Paediatric foot problems can appear very early. They require attention, because the bones in a child’s foot are soft and pliable and easily damaged by constricting shoes, socks and even bedding. Shoes that fit are especially important for a young child’s rapidly growing feet. When choosing shoes for your child make sure the shoe shape matches the foot shape and the upper is firm in the heel area but is flexible around the front of the shoe. No one brand will suit all feet. The upper of the shoe should be made of leather or material, which will allow air to circulate around the foot. Don’t use hand-me-down shoes unless they are showing NO wear on the sole or upper.
Parents have to be on the alert for early developmental problems, since children do not usually complain about them. Check with your Podiatrist at the first sign of excessive toeing in or out, flat feet, walking or standing strangely, stumbling, or tiring easily. Help your children get off to a good start!
On our "walk through life," our feet undergo many changes. The most critical period is the first three years of life, when the feet are rapidly developing. While learning to walk, one-year-olds tend to turn their feet outward to widen their base for stability. By age three, however most children walk with their feet straight ahead.
If the unborn baby lies with its feet pressed against the womb the wrong way, it can be born with its feet, legs or hips turned inward. This may make learning to walk difficult and can result in the child toeing-in. The first sign of toeing-in may be difficulties with gross motor skills and tripping.
Other causes of toeing-in are abnormal sitting and sleeping positions. Frog or ‘W’ sitting, sitting on the feet and sleeping on the tummy can delay or stop the normal development of the leg, knee, thigh and hip. In the short term this may lead to toeing-in, night pains and gross motor problems. In the long term the child will probably turn the hip out to bring the feet into a more forward position but if the underlying problem is not corrected knee and foot pain may result.
If the inward twist is in the foot, treatment should begin as soon as possible and must be completed by the age of two. This may involve using plaster casts, night splints, day / night foot splints or exercises to change the foot shape.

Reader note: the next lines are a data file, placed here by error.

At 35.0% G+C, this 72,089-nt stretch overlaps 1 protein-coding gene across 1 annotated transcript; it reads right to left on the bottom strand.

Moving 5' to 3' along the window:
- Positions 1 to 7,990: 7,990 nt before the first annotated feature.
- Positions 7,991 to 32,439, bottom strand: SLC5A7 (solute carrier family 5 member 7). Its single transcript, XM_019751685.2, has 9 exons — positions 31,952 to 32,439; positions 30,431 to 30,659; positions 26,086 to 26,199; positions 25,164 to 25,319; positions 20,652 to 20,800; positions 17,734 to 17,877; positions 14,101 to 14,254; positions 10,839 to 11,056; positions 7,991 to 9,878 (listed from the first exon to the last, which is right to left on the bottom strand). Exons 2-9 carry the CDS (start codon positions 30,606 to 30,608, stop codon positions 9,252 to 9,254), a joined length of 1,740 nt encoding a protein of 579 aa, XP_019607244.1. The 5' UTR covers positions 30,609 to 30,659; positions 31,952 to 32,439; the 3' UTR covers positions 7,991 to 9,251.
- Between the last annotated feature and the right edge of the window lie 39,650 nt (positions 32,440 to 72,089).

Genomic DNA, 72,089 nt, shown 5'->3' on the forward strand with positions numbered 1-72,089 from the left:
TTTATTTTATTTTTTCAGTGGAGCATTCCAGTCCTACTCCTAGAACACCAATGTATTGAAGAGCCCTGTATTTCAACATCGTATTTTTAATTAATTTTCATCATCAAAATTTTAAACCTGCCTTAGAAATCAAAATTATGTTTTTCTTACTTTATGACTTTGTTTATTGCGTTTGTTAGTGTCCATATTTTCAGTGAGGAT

If the twist is in the leg, knee, thigh or hip toeing-in can often be corrected through stretching or strengthening exercises. The Podiatrist can teach parents some simple exercises that can help. The exercises take minutes a day and they are performed until the problem is corrected. However if the twist in the limb is the result of an abnormal sitting or sleeping position, correction will not occur until the child stops these habits.
Toeing-out is more likely to be inherited than from an abnormal position in the womb. This is also unlikely to be the result of abnormal sitting positions but some children may twist their leg bone (tibia) out too far by ‘w’ sitting.
The problem is often an over-rotation in the hip or leg. Exercises sometimes help with the problem if treatment begins at an early age.
Many babies naturally appear flat-footed. Usually, this will disappear as the baby begins to stand and walk.
Children with flat feet, or low arches may not be able to keep up with other children because of the added strain on feet and legs.
There is no way of giving a child an arch if they have a true flat foot but may children who appear flat-footed have a normal arch but flatten it when they stand. This movement is called ‘pronation’ and may be cause a variety of painful symptoms, make the child tire easily or have problems with gross motor skills. If a child is pronating his/her feet orthotic devices may be useful to improve foot movement and relieve any painful symptoms.
Bow legs are normal at birth but should disappear by the time the child reaches two. If it does not disappear by the age of two then it may be permanent. The bowed appearance may be caused by a curve in the leg bone ‘tibia’ or may involve the entire limb. This curve may cause the foot to roll or may place extra strain on the knee joint.
The bow itself is not correctable but if pain occurs in the knees or feet orthoses may be useful to relieve any symptoms.
Knock-knees are normal in children aged from two to seven years. Some children may become knock kneed again around puberty. If the problem has persisted from the age of seven, it may be permanent. Like bow legs this leg position may cause the foot to roll or may place strain on the knee joint.
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|Arch Pain||Toe Fungas||Ball of Foot||Bunions|
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